Pets For Seniors
Over the last decade, a multitude of studies has shown that four-legged fur babies have a positive impact on seniors, especially those living alone. Having a pet in the home provides positive emotional, physical and social well-being for seniors.
Pets can be invaluable to seniors who live alone. Studies have shown that seniors living alone are at increased risk for loneliness, depression and physical health deterioration. Having an animal companion – whether dog, cat, bird, rabbit or other animal pet – can provide an invaluable boost to a senior’s emotional and physical well-being.
Benefits of Pets For Seniors in the Home
Owning and caring for a pet can contribute to improvement in a senior’s quality of life by providing physical, social and emotional benefits. These benefits are wide-ranging, can be long-lasting and can relieve some of the daily adversities most seniors face.
- Physical benefits may include a decrease in the risk of cardiovascular disease. Studies have shown that blood pressure and cholesterol levels tend to be lower when regularly interacting with a pet. Playing with the pet, grooming and walking increase exercise levels. Caring for a pet helps establish routines, which encourage owners to take better care of themselves, too.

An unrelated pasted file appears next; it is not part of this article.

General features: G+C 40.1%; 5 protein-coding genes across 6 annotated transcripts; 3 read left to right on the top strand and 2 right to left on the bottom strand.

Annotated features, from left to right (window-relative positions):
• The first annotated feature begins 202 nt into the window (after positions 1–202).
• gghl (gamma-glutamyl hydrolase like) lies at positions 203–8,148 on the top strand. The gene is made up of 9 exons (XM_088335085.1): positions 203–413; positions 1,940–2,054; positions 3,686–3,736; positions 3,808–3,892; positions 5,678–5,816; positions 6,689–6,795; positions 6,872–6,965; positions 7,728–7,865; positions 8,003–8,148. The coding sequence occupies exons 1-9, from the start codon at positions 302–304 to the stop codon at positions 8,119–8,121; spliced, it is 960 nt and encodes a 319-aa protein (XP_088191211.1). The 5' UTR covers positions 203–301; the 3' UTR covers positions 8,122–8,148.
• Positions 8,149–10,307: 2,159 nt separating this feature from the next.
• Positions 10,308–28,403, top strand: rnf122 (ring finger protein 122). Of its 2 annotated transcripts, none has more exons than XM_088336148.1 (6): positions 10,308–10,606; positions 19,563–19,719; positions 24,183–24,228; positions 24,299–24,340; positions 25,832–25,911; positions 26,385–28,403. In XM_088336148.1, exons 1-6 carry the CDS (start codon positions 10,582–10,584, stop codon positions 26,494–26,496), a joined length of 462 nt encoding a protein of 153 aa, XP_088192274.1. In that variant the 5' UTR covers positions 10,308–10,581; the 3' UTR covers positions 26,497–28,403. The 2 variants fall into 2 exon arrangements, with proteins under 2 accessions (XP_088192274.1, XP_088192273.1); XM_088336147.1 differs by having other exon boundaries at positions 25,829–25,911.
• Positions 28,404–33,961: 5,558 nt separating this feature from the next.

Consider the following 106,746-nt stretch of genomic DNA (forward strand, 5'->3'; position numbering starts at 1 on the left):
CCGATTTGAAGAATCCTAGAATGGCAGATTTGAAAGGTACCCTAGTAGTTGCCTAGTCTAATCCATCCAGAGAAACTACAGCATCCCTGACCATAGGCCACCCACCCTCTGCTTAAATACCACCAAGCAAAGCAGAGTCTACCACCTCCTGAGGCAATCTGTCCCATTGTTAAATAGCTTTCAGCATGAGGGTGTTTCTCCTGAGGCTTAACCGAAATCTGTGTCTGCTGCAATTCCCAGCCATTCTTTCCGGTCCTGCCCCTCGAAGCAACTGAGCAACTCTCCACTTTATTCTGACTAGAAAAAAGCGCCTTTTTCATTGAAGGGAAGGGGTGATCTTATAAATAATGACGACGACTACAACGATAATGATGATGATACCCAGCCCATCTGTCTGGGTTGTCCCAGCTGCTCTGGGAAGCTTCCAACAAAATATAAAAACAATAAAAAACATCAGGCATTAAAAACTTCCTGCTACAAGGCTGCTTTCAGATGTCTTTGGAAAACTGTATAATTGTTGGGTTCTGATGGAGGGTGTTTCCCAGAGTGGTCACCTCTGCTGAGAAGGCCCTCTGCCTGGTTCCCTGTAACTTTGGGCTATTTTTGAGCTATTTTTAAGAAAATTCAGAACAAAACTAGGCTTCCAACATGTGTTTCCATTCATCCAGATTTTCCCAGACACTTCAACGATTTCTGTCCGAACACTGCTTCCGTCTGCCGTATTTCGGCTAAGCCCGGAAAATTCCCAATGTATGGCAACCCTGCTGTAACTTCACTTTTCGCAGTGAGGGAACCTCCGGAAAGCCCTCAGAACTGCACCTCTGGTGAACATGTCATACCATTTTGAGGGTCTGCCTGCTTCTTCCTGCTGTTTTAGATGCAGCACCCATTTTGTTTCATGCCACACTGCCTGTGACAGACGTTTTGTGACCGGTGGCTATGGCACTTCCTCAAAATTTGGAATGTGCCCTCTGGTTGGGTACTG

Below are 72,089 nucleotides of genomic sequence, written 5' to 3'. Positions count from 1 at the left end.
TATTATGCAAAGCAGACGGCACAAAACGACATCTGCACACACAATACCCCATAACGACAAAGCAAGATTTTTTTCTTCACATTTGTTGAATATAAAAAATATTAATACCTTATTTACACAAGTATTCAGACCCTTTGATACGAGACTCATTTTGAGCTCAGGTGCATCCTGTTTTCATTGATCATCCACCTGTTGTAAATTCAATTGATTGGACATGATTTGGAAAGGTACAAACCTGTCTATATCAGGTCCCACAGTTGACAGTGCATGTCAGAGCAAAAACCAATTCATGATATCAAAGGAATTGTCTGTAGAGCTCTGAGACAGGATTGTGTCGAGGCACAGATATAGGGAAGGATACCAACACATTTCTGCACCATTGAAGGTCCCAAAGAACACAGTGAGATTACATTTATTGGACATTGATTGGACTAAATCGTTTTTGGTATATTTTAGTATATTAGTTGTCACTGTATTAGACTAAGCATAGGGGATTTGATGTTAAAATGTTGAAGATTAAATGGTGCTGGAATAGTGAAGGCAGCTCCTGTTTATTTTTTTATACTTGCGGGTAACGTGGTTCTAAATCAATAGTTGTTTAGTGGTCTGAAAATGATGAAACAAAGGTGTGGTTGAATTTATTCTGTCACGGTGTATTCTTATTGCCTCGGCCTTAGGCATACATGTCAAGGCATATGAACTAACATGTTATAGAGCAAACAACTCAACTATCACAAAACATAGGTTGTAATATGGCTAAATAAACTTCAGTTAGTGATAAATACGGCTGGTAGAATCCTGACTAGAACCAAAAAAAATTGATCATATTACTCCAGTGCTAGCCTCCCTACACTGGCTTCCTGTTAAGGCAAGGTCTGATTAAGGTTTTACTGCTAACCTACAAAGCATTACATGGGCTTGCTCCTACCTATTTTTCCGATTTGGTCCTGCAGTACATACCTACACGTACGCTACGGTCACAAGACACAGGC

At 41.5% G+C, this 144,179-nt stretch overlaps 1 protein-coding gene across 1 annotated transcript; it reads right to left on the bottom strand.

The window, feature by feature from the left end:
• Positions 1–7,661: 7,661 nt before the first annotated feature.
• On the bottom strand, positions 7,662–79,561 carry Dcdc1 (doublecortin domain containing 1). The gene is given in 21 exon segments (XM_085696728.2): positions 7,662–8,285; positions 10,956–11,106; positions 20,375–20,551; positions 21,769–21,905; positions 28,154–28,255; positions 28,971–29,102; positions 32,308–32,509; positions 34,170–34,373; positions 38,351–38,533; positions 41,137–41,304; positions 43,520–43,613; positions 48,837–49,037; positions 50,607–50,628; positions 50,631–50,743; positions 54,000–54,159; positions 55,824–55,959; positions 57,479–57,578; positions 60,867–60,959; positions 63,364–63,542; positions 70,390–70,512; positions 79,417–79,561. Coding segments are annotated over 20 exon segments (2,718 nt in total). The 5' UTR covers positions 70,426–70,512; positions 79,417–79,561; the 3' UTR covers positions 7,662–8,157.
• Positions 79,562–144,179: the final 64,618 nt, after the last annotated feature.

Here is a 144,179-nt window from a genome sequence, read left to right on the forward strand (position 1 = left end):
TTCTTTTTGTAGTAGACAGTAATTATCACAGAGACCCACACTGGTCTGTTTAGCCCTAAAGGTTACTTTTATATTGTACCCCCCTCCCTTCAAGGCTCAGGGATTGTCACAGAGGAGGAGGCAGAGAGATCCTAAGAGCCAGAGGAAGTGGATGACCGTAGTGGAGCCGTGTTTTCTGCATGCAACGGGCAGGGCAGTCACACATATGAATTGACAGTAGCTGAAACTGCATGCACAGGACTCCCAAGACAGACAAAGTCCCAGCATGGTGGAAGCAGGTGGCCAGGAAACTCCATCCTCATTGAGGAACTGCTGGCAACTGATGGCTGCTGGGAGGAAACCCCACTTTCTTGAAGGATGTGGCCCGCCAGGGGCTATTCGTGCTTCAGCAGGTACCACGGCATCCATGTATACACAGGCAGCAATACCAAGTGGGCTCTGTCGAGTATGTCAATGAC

- Social benefits can include a decrease in isolation through activities such as walking the dog. This places seniors in positions to socialize with neighbors and others. A pet is a great conversation starter! Focusing on pets can stimulate memory recall and help seniors improve social bonds and interactions rather than dwelling on the past.
- Emotional benefits may include stress relief. Studies show interacting with a pet increases serotonin, a hormone that relieves stress. Pets provide physical contact and companionship, which can decrease anxiety.
Considerations for Getting a Pet
While getting a pet for yourself or a senior family member or friend can have a positive effect, there are some considerations to think about before introducing a pet into the home.
What kind of pet to get (we love dogs!!). Consider the senior’s mobility level. If walking is a problem, a cat may be a better choice than a dog. Birds or fish are options in cases of extreme limitations to mobility.
Providing for the pet. Obtaining food and supplies for a pet can be as simple as shopping online or via a phone app. Large retailers offer dog food, vitamins, and supplies online. Even specialty items, such as products to alleviate doggie bad breath, are easily ordered online.
Consider adoption from a local animal shelter. Pets obtained here are usually already socialized and many are house-broken, trained to follow commands and are veterinarian certified to be in good health.